As many as 250 carotenoids, related to beta-carotene, are found in marine algae and animals. Most of the carotenoids are accumulated by marine animals or derived from their food (algae and bacteria), since most animals do not create new carotenoids.
Sponges contain carotenoids and are therefore brightly colored. Astaxanthin is found in some jelly fish and sea anemones. Mollusks contain lutein, zeaxanthin, fucoxanthin and beta-carotene. Although sea snails are carnivores, they contain astaxanthin from feeding on starfish. Oysters, clams, scallops and mussels contain carotenoids obtained from eating microalgae and modifying algae carotenoids. Fucoxanthin is found in oysters and clams.
In larger animals, astaxanthin is found in octopus, which is obtained by eating plankton. Astaxanthin is the major carotenoid found in crustaceans and is seen in their blue, purple and yellow colors. Many fish accumulate carotenoids, but salmon accumulate astaxanthin in muscle. Beta-carotene and lutein have been reported in dolphins. Whales, which feed on krill, accumulate astaxanthin in their bodies as well.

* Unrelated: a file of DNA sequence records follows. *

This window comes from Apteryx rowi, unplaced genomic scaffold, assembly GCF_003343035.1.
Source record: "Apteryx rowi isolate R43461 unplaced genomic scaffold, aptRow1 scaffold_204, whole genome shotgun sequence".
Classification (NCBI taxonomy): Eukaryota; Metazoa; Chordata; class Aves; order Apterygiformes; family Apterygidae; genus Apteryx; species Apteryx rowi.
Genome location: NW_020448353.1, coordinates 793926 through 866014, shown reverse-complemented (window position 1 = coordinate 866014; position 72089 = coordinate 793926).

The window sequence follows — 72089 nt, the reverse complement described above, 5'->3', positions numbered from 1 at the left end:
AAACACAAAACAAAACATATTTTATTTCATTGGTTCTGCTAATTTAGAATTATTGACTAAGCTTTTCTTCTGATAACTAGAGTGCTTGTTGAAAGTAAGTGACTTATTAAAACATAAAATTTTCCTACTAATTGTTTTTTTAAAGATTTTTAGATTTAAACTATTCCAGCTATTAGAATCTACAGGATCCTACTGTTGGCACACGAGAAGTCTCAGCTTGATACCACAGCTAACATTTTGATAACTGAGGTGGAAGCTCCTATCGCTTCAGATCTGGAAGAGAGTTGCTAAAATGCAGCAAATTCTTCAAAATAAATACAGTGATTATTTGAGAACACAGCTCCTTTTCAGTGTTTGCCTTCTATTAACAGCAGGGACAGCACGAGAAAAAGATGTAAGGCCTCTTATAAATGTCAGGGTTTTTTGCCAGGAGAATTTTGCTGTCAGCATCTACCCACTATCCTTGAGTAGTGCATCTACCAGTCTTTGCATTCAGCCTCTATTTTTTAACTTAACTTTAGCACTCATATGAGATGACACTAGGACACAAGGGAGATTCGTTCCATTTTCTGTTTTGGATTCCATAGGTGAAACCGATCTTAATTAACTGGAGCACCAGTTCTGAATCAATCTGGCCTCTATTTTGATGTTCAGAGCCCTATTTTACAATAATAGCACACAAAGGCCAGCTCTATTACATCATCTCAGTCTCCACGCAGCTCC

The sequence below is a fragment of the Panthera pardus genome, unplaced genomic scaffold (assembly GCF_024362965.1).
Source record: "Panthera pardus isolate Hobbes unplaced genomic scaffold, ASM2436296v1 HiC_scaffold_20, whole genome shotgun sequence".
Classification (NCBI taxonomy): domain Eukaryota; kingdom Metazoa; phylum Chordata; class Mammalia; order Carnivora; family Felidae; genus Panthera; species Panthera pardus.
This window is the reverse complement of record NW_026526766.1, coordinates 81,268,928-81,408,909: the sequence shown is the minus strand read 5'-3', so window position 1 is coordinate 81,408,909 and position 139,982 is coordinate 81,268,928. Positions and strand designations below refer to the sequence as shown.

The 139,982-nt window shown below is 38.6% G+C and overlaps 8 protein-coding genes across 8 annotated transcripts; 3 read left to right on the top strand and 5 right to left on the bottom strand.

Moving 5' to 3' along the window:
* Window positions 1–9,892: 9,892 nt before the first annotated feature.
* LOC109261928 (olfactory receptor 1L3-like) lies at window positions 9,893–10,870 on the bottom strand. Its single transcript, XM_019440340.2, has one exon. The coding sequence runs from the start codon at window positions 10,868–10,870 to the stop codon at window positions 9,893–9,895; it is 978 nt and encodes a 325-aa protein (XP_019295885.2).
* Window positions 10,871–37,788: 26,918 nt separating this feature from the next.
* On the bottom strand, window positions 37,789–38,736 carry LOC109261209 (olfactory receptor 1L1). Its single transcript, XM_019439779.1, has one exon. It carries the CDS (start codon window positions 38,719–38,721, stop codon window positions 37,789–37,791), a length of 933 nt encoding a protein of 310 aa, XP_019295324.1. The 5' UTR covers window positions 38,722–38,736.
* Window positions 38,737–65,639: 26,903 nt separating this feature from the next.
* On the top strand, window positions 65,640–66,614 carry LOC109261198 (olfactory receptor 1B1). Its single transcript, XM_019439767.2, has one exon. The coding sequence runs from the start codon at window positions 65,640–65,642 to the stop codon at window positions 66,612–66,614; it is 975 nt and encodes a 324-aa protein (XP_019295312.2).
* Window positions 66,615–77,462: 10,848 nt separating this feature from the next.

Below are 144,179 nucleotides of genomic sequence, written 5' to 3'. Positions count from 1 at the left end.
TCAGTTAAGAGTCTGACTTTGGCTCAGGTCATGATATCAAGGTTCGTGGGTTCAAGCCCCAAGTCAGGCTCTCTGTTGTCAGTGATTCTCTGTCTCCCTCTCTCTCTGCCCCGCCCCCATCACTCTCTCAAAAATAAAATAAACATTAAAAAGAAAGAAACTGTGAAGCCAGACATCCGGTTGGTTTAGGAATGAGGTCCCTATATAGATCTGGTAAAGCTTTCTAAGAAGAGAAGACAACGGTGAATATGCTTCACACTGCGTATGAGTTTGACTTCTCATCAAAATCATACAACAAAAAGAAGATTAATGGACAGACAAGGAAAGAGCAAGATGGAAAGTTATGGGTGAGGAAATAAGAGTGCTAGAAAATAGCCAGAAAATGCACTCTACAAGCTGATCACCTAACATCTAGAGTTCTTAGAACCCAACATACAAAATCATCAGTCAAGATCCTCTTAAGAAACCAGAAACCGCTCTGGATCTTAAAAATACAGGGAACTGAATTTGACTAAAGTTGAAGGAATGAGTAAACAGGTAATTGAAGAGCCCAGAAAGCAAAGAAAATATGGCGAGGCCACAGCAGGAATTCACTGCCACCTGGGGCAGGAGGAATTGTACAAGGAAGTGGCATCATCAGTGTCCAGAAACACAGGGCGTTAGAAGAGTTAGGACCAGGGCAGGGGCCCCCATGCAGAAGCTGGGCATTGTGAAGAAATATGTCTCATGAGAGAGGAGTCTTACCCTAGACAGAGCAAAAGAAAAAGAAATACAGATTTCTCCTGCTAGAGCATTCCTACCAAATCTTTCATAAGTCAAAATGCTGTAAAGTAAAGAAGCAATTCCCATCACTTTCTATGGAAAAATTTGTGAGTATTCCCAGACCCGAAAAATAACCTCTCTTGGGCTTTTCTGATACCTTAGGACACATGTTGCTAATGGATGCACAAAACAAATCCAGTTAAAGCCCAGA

“Carotenoids are not essential in the nutritional sense.” They do improve health and survival by increasing photoprotection, camouflage, and signaling to others of the species through color. Carotenoids are strongly antioxidant and improve reproduction and immunity in marine animals.
Synthetic carotenoids are used for color in fish grown in aquaculture. Synthetic and natural astaxanthin is used commercially to color trout, salmon, and red sea bream. Lutein from marigold flowers is used to color yellow tail fish and red sea bream. Zeaxanthin from spirulina is used for red in goldfish and ornamental carp.
CONCLUSION: Many interesting and new carotenoids have been found in marine animals in the past decade, and more will be found in the future.
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